The View From Above/Below

Friday March 12th, 2021

The View From Above/Below

March 12th – April 25th, 2021

With work by Hillary WiedemannCarla Fisher Schwartz, Erika Lynne Hanson

With the array of scientific and cartographic data made increasingly available through the public domain, our collective vision has expanded. The immediacy of digital technologies allows us to enter a remote landscape many miles, sometimes even light-years away, while physically remaining at home. Using information accessed through open-source media, such as Google Earth, United States National Park video feeds, and NASA satellite imagery, the work in The View from Above/Below alludes to our desire to extend our own vision, proposing new perspectives for viewing place and space. 

Carla Fisher Schwartz’s work draws upon a practice of virtual exploration in Google Earth, culling street-level views that exploit technical glitches in the service’s 3D modeled map. Drawn from an ongoing collection of scenic compositions found within the map, the work catalogs natural forms as pictured through the simulated environment, with frequent visual dysfunctions often exposing the underlying framework of the virtual representation. 

Erika Lynne Hanson watches public webcams located in US National Parks. The parks present entangled questions of wildness, ownership, cohabitation, and imposed boundaries. For this work, attention is paid to the various temporalities on view through the Arches National Park’s traffic camera: a mountain, a highway, a vehicle, or a traffic cone. Through sitting at a loom, pouring cement, or unjamming a printer, attempts are made to become closer with the inhabitants of this scene. 

With a longing to gaze up at the stars, but an inability to do so in a light-polluted city, Hillary Wiedemann uses imagery sourced online to explore the ever-expanding views of the cosmos. In this recent project, she investigates the particular upset over SpaceX’s Starlink satellites and their visual disruption to amateur and professional astrophotography. Using images sourced from the public domain, she translates the images to accentuate patterns to create a new set of potential constellations.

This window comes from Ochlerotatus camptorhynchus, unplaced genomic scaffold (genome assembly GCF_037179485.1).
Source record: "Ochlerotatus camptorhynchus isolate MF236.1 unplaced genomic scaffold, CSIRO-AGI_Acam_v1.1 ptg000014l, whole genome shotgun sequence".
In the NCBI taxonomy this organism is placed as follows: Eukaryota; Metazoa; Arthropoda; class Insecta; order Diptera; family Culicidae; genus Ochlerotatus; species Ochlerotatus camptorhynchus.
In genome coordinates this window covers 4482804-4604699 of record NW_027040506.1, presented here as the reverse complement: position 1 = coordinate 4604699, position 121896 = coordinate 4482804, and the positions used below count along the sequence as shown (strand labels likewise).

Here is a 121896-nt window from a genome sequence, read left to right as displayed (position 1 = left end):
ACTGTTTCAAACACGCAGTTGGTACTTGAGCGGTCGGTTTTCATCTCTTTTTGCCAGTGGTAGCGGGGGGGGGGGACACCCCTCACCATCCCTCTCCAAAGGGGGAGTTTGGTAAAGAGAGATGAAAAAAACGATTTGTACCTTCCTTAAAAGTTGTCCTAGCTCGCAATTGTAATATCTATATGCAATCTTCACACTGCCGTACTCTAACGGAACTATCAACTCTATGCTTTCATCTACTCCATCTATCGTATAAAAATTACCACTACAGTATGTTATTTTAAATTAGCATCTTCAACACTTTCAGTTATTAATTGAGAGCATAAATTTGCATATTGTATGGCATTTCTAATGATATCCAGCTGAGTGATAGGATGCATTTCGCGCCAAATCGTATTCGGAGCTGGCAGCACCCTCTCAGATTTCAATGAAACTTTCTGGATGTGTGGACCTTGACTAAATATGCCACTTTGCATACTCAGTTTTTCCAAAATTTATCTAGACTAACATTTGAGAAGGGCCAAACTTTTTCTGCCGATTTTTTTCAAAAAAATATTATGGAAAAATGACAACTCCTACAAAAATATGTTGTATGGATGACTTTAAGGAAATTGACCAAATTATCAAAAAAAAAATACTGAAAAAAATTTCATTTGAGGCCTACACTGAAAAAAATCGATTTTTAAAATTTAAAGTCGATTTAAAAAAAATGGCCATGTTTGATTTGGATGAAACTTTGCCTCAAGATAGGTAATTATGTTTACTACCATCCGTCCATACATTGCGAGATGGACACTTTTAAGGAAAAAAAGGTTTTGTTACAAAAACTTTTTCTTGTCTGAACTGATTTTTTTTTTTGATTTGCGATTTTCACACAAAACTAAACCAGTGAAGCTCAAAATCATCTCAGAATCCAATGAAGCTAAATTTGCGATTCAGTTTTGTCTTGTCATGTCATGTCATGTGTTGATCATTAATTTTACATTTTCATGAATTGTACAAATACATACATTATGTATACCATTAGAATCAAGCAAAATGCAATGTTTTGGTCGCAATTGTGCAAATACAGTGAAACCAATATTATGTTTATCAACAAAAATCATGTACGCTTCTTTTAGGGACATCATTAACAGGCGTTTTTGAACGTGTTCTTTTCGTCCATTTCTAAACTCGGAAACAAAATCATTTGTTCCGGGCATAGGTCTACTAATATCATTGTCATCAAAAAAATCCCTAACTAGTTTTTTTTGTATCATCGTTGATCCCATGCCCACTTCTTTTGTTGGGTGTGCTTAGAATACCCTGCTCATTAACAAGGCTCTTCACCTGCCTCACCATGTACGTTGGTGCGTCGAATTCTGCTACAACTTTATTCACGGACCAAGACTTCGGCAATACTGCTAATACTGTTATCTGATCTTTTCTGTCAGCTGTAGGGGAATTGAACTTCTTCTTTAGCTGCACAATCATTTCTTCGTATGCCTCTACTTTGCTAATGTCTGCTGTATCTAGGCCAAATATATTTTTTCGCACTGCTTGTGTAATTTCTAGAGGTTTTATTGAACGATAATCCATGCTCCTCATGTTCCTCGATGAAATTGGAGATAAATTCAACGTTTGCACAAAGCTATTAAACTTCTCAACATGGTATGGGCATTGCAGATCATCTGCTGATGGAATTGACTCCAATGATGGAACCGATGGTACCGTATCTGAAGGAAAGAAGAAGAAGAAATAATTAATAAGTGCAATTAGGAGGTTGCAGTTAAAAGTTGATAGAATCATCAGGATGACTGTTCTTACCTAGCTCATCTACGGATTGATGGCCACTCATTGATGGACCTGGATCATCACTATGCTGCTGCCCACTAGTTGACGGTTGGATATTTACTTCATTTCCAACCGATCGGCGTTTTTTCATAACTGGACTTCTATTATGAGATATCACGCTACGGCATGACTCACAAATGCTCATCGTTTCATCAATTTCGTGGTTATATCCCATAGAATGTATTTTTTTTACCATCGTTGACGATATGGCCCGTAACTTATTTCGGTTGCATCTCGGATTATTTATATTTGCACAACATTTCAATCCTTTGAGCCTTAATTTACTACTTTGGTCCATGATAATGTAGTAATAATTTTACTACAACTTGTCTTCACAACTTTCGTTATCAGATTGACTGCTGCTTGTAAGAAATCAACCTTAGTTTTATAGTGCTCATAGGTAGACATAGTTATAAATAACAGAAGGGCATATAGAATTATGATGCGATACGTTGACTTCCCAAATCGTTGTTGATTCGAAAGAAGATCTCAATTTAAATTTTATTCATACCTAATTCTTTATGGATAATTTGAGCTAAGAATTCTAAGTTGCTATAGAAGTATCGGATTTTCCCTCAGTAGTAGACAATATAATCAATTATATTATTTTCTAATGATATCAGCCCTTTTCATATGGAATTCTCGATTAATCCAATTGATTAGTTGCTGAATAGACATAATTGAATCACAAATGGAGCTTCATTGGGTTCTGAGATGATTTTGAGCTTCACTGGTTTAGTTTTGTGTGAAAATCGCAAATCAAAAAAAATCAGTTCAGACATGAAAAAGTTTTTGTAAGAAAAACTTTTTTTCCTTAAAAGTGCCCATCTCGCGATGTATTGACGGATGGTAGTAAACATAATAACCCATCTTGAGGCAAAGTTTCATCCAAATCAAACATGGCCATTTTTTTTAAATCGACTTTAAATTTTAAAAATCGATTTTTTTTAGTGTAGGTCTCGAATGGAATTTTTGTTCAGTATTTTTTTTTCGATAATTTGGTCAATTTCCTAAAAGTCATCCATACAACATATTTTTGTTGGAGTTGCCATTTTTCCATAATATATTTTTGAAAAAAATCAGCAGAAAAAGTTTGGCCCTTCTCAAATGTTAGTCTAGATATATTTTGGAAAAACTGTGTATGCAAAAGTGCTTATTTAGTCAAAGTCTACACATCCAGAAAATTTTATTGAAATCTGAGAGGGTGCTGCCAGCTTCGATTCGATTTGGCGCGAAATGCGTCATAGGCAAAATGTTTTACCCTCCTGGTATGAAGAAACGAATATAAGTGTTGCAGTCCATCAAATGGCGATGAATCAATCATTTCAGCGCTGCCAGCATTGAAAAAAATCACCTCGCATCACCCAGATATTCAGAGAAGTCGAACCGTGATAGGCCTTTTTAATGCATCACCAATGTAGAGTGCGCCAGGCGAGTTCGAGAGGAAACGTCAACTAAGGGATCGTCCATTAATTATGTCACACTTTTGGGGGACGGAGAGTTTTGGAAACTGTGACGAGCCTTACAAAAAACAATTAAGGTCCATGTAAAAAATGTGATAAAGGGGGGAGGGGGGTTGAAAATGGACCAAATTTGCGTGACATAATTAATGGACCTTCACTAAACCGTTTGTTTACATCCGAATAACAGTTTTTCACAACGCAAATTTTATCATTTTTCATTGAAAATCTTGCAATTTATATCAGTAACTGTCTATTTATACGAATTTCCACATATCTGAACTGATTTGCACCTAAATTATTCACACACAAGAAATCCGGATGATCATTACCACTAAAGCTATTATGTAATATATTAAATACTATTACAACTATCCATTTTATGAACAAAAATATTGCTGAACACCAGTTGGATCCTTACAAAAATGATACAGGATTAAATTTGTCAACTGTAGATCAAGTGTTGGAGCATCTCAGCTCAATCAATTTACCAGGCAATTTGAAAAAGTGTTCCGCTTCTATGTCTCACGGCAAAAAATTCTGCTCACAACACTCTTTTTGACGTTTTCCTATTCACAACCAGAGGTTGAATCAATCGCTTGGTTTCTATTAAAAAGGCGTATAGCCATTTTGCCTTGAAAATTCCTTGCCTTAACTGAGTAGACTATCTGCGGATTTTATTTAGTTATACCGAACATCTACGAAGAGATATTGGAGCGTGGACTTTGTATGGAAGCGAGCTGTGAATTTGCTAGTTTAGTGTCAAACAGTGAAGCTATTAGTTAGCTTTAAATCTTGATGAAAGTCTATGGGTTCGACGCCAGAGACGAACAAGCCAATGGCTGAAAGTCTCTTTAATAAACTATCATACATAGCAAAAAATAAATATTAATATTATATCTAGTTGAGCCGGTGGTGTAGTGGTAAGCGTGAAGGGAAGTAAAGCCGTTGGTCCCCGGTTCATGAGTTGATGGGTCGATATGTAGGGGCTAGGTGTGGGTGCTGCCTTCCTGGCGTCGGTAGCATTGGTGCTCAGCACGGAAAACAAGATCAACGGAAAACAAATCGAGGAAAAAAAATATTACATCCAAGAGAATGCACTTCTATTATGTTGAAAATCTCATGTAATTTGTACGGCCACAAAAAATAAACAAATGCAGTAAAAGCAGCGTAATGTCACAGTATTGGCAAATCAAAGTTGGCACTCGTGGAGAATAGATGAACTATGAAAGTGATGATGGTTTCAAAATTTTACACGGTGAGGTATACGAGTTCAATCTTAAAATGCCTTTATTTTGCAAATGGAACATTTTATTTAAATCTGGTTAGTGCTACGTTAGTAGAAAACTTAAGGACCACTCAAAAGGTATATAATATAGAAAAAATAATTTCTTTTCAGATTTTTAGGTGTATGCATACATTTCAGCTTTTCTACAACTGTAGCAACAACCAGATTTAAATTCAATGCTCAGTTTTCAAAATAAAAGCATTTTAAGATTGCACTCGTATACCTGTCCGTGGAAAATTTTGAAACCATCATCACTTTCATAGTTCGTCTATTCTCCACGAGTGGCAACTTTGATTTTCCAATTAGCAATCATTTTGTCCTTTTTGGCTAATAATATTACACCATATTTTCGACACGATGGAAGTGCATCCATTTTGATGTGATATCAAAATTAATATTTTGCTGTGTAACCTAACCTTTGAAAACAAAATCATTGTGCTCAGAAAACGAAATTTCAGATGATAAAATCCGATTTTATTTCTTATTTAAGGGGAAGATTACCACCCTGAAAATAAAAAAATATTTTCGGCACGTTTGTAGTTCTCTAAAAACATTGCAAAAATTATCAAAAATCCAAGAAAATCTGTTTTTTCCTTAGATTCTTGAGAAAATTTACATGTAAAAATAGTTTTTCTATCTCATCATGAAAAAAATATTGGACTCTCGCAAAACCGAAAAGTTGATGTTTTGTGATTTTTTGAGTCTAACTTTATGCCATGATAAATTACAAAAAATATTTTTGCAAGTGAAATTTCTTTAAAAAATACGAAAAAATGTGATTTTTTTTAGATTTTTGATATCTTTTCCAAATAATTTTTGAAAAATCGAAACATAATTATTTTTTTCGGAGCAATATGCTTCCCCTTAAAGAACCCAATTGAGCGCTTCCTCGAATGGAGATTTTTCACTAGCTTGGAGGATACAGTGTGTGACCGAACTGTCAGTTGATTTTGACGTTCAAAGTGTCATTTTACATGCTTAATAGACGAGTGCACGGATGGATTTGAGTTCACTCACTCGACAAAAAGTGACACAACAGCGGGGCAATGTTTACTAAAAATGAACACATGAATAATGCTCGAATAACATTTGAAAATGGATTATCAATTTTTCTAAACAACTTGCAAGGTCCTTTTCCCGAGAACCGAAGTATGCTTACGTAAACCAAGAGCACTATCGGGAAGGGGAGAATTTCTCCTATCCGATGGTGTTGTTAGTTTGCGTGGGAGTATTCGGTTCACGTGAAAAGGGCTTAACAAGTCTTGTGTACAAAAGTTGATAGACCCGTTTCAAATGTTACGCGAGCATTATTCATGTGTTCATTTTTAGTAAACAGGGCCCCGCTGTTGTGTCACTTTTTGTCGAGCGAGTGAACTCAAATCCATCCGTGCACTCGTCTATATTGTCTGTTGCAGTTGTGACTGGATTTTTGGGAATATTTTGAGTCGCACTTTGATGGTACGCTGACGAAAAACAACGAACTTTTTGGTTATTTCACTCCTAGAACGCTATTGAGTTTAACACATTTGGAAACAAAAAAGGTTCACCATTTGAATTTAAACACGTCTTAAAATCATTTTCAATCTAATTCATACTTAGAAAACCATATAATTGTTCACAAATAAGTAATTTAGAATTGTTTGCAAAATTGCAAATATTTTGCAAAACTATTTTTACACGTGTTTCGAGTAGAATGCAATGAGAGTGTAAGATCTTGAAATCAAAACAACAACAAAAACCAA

The work in this exhibition draws upon intuitively human processes rooted in the desire to understand our surroundings near and far, and to explore the unknown. These impulses lead to discoveries that are enmeshed in contemporary systems of surveillance, often resulting in views previously unimaginable, and often not entirely explainable or comfortable. 

Carla Fisher Schwartz is a visual artist and educator based in New Hampshire. Her studio practice investigates the relationship between the mapped image and contemporary notions of exploration, virtuality, and the simulated environment through print media, sculpture and video installation. Her art has been exhibited at venues including the Chicago Artists Coalition (Chicago, IL), the SUBMISSION Gallery (Chicago, IL), the Cleve Carney Gallery (Glen Ellyn, IL), ACRE Projects (Chicago, IL) and the Mildred Lane Kemper Art Museum (St. Louis, MO). Recent residencies include Terrain Residency (Springfield, IL), ACRE Projects (Steuben, WI) and HATCH Projects (Chicago, IL). Schwartz received her MFA in Visual Arts from Washington University in St. Louis, where she was awarded the Bell Cramer Award in Printmaking, and her BA in Studio Art from the University of California, Santa Cruz. She is currently an instructor at the Institute of Art and Design at New England College.

 

Erika Lynne Hanson is an interdisciplinary artist, researcher, and educator whose work is rooted in textile practices. Her projects range from video to participatory public installations that actively engage with the notion of landscape. Currently Associate Professor of Textiles/Socially Engaged Practices at Arizona State University, Hanson received her MFA from California College of the Arts. Her work has been exhibited at spaces such as Form + Concept in Santa Fe, Field Projects in NYC, and the Tucson Museum of Art. Additionally, Hanson has participated in residency programs such as The Icelandic Textile Center, and The Wrangell Mountain Center in McCarthy, AK and received a Frontier Fellowship from Epicenter located in Green River, UT. These experiences support the ongoing dialogue with site-specific ecologies within her practice.

 

Hillary Wiedemann is a Chicago based artist and arts administrator. She received her MFA in Sculpture from California College of the Arts and a BFA in Glass from the Rhode Island School of Design. She has exhibited her work in Chicago, the San Francisco Bay Area, Los Angeles, Brooklyn, and internationally. She has taken part in residencies through ACRE Projects (Steuben, WI), SÍM (Reykjavik) and Hatch Projects (Chicago). Her work often stems from historical and contemporary scientific inquiry, particularly into visible and invisible spectra, space exploration, and solar oscillations. She is interested in the conflux of science and art, and the interconnectivity of the perception of space, place, and time.